Today was the perfect example of why duck hunters loathe “blue-bird” days and relish the mist, light drizzle, and wind of late fall. Weather like this has been happening already to the north and northwest of us, and it is starting to push down pretty good numbers of ducks. Good thing, too, because there is only about 2 weeks left in Iowa’s north zone waterfowl season.
I say “good thing” for this reason. There is a scene I feel I have to live out at least a couple of times every fall, and it’s almost like it heals or soothes my soul. That scene is myself sitting in a marsh, hopefully with a good dog sitting in the muck with me. I have to listen to the wind forcing it’s way through the reeds, and hear the rain or icy drizzle tapping the dying cattail leaves. Feel the wind and rain on my face. On days like this, most of the rest of the world would rather be inside staying comfy and warm and whatever else. Not me. I NEED to be out in the wind this time of year. Getting windburn. Getting a little wet and cold.
There are probably a hundred theories or explanations as to why I feel this way about this act I play out every fall. But the underlying theme for me, at this point, is the wind. It’s hard to imagine doing without it. Even sickening a little to imagine it not being a part of my life.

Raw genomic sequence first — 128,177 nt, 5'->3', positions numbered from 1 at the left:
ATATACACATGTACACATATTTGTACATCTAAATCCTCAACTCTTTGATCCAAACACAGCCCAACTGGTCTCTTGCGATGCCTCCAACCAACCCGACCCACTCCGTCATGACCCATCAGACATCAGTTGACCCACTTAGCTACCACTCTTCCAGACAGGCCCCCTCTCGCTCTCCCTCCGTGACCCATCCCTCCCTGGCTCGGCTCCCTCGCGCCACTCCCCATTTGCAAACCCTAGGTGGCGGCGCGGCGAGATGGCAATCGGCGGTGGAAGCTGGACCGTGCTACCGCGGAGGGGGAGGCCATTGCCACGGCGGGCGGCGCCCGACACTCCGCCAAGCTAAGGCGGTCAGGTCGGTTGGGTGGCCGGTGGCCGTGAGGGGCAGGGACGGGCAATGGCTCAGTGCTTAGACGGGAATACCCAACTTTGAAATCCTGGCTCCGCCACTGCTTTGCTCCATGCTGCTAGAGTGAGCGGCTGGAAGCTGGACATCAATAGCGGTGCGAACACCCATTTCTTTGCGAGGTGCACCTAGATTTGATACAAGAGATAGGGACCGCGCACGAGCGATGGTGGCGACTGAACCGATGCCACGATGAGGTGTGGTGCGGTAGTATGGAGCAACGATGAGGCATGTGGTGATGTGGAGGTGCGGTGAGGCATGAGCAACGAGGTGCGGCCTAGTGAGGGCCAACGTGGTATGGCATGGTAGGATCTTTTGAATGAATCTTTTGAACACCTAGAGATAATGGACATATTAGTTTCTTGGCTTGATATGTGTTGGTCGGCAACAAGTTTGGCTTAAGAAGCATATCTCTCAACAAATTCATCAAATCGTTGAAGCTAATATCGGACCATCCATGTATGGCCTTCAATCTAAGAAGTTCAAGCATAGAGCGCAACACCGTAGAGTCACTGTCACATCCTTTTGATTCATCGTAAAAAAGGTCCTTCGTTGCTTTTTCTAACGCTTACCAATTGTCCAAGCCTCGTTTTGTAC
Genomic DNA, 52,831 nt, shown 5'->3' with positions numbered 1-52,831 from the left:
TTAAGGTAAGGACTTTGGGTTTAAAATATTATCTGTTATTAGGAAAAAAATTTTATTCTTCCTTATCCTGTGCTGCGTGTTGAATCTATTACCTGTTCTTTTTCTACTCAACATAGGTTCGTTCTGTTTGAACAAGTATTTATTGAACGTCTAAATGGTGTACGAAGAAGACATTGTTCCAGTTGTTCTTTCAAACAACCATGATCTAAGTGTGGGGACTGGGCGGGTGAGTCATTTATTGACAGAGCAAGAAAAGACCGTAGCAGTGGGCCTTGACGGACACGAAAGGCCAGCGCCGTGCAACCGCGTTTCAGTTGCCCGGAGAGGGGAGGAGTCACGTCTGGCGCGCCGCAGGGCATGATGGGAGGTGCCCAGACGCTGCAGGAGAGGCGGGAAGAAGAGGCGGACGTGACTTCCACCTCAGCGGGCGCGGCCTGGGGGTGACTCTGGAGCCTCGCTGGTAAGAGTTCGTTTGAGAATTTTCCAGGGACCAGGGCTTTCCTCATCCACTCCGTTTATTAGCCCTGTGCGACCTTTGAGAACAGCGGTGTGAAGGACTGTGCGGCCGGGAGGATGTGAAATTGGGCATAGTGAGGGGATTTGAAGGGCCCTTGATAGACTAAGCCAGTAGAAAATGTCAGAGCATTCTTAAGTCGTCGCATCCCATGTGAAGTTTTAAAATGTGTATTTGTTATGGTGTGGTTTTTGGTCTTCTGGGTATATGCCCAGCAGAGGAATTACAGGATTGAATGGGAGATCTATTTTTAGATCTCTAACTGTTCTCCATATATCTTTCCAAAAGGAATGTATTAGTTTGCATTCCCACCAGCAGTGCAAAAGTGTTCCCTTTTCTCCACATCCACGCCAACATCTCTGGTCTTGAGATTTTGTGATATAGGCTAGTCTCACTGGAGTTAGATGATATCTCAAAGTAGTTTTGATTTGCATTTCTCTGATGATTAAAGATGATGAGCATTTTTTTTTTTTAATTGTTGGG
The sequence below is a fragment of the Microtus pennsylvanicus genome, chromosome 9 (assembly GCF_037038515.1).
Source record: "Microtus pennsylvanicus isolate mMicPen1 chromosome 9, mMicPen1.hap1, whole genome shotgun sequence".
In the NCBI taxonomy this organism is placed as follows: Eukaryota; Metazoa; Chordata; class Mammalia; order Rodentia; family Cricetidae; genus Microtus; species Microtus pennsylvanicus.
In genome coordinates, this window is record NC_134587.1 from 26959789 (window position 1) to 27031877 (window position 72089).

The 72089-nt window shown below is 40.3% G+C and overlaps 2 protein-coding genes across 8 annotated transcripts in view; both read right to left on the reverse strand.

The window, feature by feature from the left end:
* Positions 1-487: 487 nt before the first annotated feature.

Oh, yes. And I shot some ducks today. Broke the “one-duck-an-outing” spell I’ve been under lately. Got my limit of six, all gadwalls. Yes, the 3 on the right look a little like teal, but I have pics of their speculums below. I’m sure they are immature gads.
I made a pretty nice double this morning on a flock I called in. They were about to land in a pond about 100 yards away and I practically screamed at them with a comeback call. If they are not going to land in my decoys, I’m going to at least scare them off and away from me. The six of them got back up and decided to check out my spread again. After the third pass, they felt comfortable enough and cupped their wings. I dumped the second one out a bit farther than the first. Trapper saw the closest duck first, of course, and as he was picking it up, he spotted the second – dropped the duck he had and went to get the farthest one. After bringing it to me, it was a very simple matter giving him a decent line on the “first” duck, and off he was to get it.
I’m not sure how they would score that at a field trial, but I don’t care. He did his job wonderfully in my book.
Here’s the reason I’m not calling the smaller ones teal. The white half of their speculums were coming in, and there was no sign at all of the green irridescense of a teals’ speculum, or even the start of a white speculum stripe. Granted, they look a lot smaller than the adults, but maybe these are from a second hatching. Never know.
Here’s to having another day or two like this soon!!!